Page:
A History of Our Time: Readings on Postwar America

By William H. Chafe; Harvard Sitkoff et al. | Go to book overview

So Much History, So Much
Future: Martin Luther King, Jr.,
and the Second Coming of
America

Vincent Harding

Catapulted into national prominence by the Montgomery bus boycott of 1955– 56, Martin Luther King, Jr., became the foremost symbol and spokesman for the direct action phase of the civil rights struggle that produced the Civil Rights Act of 1964 and the Voter Registration Act of 1965. With extraordinary eloquence and charisma, King communicated the essence of the black demand for freedom to white America, even as he inspired and mobilized African Americans to join that struggle. King’s articulation of nonviolence as a philosophical principle, and his reliance on the Christian doctrine of unconditional love as the starting point for his leadership, helped to make acceptable to millions of white Americans a program of change that, by previous standards of action, seemed revolutionary. At the same time, King was always in danger of not proceeding far enough or fast enough to satisfy his African American supporters.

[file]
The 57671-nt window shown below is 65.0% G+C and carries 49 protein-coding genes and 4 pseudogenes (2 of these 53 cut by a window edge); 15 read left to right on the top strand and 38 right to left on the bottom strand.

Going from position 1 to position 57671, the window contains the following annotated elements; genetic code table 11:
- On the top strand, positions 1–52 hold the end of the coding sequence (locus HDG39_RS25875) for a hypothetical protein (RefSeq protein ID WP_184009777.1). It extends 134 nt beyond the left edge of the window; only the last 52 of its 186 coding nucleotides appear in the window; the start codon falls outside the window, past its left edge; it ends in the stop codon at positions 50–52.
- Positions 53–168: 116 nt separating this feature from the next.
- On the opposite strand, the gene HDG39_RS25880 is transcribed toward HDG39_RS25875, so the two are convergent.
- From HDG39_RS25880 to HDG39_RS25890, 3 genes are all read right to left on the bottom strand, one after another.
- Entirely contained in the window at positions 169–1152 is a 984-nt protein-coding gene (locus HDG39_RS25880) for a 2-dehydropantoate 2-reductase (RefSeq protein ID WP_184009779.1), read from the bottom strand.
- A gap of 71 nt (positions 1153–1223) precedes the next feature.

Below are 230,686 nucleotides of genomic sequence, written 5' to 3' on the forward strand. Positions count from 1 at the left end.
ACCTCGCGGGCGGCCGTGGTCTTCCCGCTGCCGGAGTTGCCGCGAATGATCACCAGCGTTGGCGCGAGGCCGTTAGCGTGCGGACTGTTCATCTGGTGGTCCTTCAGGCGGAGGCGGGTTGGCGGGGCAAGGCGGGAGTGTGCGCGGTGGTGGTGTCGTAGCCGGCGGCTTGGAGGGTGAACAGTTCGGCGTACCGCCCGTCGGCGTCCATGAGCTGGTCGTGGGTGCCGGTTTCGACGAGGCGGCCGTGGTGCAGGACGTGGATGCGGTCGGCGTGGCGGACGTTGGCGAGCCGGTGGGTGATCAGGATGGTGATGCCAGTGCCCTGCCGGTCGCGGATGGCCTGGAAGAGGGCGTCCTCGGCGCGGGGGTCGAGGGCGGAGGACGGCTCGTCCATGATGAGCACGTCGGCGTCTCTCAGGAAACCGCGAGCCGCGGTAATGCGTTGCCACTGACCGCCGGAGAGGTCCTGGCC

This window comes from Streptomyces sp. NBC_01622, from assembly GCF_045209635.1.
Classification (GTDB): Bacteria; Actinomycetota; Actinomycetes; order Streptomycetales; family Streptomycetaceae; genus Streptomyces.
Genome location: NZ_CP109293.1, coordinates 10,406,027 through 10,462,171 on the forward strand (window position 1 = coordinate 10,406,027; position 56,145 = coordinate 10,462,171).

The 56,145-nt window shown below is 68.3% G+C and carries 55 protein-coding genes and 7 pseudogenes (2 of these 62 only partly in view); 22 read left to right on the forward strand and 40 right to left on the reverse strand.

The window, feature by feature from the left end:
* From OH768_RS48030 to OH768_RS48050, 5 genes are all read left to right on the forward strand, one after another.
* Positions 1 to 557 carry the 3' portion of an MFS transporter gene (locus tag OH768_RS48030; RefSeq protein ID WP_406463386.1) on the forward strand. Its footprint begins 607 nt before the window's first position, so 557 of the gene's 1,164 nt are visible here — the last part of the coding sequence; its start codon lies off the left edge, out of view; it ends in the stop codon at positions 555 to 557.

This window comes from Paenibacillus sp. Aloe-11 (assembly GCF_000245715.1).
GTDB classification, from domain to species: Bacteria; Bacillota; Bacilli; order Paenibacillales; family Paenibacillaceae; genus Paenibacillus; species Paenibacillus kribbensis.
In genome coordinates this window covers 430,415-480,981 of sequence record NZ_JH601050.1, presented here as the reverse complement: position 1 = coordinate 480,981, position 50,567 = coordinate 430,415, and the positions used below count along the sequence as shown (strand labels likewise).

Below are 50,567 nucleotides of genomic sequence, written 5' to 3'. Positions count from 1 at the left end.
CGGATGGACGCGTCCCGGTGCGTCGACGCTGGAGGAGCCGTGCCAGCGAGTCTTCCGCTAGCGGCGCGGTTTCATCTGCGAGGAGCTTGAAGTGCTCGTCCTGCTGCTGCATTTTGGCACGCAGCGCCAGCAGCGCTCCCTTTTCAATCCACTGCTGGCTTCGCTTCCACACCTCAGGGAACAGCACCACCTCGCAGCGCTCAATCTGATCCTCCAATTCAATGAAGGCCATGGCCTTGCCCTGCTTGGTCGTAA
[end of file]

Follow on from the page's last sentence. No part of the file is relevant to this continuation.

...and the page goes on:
In this article, Vincent Harding offers a personal, as well as historical, assessment of King’s journey as he sought both to respond to those who prodded him to take a more radical path, and to address the realities of white political power. With sensitivity and passion, Harding helps us to gain an inner sense of King’s own struggle, and a greater awareness of what King’s life meant to the values and direction of American society.

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